CHPC Conference 2017

A+ A A-

CHPC Newsletter

First Edition


A note from the Director

happy sithole

The CHPC endevours to communicate with its user base using multiple platforms including the website and our new newsletter. As an indication of this, the centre’s website will be changing soon! Do not be alarmed, users can expect the same online support facility as well as more interactive media in the form of a blog facility, for all research infomation sharing and a social media interface.

The newletter will be emailed on a quarterly basis and will carry the latest developments in the CHPC, profiles of researchers and the nature of the work they are doing among other things. We hope our users will utilise this newsletter at a tool stay abreast of the latest development in the CHPC.

Happy Sithole

CHPC National Meeting

It is that time again when we are hard at work to bring together our CHPC community, leaders of industry in HPC and technology vendors. The meeting aims to gauge international trends in HPC applications, look at what South African researchers are doing and determine a way of keeping the country competetive (Industrial Advisory Council) in this industry. The national meeting takes place from 3 – 7 December 2012 at the Durban Internation Conference Centre. The 3rd and 4th December will cover tutorials and forums on HPC and 5 – 7 December will constitute the main conference days. The theme of this year’s conference is “HPC and Data Applications for Increased Impact on Research” and our intention is to highlight successful applications of HPC.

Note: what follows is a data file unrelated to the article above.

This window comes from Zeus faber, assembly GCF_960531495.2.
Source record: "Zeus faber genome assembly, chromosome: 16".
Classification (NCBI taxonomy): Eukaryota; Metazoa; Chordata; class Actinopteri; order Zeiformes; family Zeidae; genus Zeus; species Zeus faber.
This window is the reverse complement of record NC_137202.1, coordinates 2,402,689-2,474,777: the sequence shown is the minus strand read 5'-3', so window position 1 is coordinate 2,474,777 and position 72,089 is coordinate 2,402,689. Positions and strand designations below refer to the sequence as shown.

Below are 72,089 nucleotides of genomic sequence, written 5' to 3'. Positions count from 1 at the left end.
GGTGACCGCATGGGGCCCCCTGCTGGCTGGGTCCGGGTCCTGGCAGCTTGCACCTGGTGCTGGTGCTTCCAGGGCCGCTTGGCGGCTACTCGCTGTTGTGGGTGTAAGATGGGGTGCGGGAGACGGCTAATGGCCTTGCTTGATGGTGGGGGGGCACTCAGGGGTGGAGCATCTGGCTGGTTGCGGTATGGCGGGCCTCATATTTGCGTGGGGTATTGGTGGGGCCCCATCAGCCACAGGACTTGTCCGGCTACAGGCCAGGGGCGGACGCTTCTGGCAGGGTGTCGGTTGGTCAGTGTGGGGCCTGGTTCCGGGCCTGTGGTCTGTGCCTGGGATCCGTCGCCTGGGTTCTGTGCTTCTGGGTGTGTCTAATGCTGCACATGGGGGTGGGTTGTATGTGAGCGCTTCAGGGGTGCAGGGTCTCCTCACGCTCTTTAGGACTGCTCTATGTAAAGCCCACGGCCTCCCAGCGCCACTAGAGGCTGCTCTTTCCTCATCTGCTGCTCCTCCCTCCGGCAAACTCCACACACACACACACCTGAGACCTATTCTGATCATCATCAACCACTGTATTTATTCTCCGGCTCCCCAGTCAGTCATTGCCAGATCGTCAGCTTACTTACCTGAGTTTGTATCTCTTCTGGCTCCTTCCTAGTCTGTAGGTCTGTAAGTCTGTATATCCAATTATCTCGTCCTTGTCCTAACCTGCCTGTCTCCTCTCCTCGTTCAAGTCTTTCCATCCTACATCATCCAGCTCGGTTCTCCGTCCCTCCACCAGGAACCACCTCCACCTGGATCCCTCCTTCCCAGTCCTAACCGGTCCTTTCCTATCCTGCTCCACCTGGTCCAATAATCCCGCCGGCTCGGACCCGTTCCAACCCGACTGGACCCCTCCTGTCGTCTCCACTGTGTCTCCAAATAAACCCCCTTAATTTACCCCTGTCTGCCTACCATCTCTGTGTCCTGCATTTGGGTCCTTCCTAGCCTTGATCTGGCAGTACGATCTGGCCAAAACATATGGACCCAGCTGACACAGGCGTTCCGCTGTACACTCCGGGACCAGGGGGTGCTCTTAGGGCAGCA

I am excited to announce that the conference will carry the finale of the first South African Student Cluster Build Competition. Four teams of five will be competing against each other and the winning team will represent South Africa at the 2013 International Supercomputing Conference in Germany. Thanks to a generous R150 000.00 sponsorship from Dell, the winning team will also visit the Dell Headquarters in Austin, Texas, to visit Dell’s development team on HPC and to learn from them.

The Hotseat Industrial Session will take place on Friday, 07 December 2012 and has proved to be a favoured session from last year’s conference delegates. Vendors have booked their places and are gearing-up to face the scrutiny of our inquisitors.

I urge you to register for this conference by visiting The call for contributions closes on 26 October 2012.

NAG/CHPC Partnership

The centre has partnered with NAG (Numerical Algorithm Group), a United Kingdom based company to assist CHPC users with their codes. The aim of this partnership is to assist users to tweak and scale their codes on the CHPC infrastructure.

The NAG High Performance Computing services include among others: focused computer science and engineering (CSE) projects, mentoring and training of local CSE personnel as well as advice and support in procurement processes. As part of this partnership, NAG and the CHPC visited the CHPC hosted a workshop the centre’s infrastructure users in September.